DPSA Disclosure

DPSA Disclosure | Department of Public Service and Administration Disclosure. All the details of the DPSA disclosure and all you know.
The Department of Public Service and Administration (DPSA) has circulated a policy document to all executive government officials in national and provincial departments instructing them to start declaring their financial interests electronically.
This is done via the e-Disclosure system, an electronic system that manages possible financial conflicts of interest between those who manage tenders, and private companies.
The system was developed in partnership with the State IT Agency and the Public Service Commission, to address the challenges presented by the current system where interests are declared manually. According to the DPSA, manual declarations result in a poor compliance rate, the submission of incomplete forms, are time-consuming, and present difficulty in monitoring and managing conflict of interest.
“All SMS [senior management service] members in the public service shall be required to disclose their financial interest using the e-Disclosure system with effect from 1 April 2014,” says the DPSA. “The system is already open for registration.” The department says it will provide training on the use of the system.
The implementation of the e-Disclosure system is one of a number of ways DPSA minister Lindiwe Sisulu is trying to clamp down on corruption in the public service. She recently announced she will establish the Anti-Corruption Bureau to investigate corruption in all three spheres of government.
The e-Disclosure system is located on the DPSA Web site and linked to other relevant existing databases such as the Companies and Intellectual Property Commission, Deeds Registration office, eNatis, and the South African Revenue Service.
The DPSA did not respond as to whether the system will be available for public viewing by time of publication.
Financial disclosure
A report by the PSC has noted the issue of conflict of interest by public official continues to plague public service.
According to the report, the total compliance rate of national and provincial departmental heads and senior managers declaring their interests for the 2011/12 financial year is 74%. Compliance means the financial disclosure form was completed and sent to the commission by the due date. This is an improvement from 2007/8, when the compliance rate in submission of financial disclosure forms was 48%.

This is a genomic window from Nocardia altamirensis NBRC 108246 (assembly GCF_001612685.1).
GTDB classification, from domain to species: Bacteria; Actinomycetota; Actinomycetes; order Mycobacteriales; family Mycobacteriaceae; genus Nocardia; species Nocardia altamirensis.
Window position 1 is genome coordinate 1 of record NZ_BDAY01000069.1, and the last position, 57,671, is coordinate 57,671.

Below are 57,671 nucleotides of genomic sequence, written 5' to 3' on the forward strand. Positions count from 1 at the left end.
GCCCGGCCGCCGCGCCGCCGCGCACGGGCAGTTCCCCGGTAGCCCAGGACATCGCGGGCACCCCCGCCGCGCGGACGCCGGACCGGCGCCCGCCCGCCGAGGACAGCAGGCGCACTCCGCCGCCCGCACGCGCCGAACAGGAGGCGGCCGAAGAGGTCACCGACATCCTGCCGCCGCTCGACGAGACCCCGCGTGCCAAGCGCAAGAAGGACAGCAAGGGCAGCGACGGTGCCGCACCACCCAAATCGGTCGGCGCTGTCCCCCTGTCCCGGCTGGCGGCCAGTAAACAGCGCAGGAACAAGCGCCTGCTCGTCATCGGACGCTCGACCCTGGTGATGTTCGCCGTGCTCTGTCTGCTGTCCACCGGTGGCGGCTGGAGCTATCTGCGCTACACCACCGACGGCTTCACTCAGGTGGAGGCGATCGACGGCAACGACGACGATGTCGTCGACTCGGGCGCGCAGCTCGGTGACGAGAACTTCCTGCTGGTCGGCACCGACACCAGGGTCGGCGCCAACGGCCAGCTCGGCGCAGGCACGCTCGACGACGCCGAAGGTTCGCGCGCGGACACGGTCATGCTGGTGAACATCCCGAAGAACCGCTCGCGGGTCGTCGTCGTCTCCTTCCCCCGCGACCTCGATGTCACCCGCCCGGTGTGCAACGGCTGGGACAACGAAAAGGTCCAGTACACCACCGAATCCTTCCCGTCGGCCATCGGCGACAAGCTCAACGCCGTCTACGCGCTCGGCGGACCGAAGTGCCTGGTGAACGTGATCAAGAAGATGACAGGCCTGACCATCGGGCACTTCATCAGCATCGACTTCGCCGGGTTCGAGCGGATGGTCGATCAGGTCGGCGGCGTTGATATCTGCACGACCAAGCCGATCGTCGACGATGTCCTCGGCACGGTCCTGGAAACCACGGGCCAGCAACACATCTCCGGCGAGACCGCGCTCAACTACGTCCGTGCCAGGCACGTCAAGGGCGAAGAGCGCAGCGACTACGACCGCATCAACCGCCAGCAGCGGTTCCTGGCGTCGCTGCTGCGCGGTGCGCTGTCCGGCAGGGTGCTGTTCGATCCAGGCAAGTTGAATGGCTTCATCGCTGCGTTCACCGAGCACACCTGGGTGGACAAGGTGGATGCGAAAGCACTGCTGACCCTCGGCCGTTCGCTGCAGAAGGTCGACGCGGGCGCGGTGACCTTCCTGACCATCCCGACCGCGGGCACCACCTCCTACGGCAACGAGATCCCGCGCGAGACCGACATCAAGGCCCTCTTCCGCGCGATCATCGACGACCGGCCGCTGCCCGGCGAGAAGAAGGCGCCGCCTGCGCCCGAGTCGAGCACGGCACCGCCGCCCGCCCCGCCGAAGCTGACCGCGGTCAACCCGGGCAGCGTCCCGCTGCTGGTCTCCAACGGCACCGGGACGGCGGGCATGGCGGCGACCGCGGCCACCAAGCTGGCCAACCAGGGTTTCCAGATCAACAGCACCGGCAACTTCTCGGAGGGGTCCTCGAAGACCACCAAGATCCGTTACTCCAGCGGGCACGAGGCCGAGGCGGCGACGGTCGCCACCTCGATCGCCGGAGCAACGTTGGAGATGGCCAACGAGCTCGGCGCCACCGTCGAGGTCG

The PSC noted that only 100% compliance was an acceptable standard. “The commission has now moved on from only monitoring compliance to looking at the accuracy of the information submitted,” states the report. Previously, only 30% of the submitted forms were scrutinised due to human resource constraints, says the commission, but it aims to scrutinise 100% of the forms submitted in the current financial year.
According to the PSC, the Northern Cape and Western Cape were the only provinces with 100% compliance in terms of financial disclosures, with the North West at the lowest with 27%. Gauteng showed 99% compliance. The report notes that 17 national departments and 14 provincial departments did not submit any financial disclosures at all.
The Public Sector Integrity Management Framework was tabled in Cabinet on 16 April. Sisulu says once the framework has been approved, all employees in the public service will be required to declare their financial interests. Departments will in turn be required to set up ethics offices and appoint ethics officers and committees.

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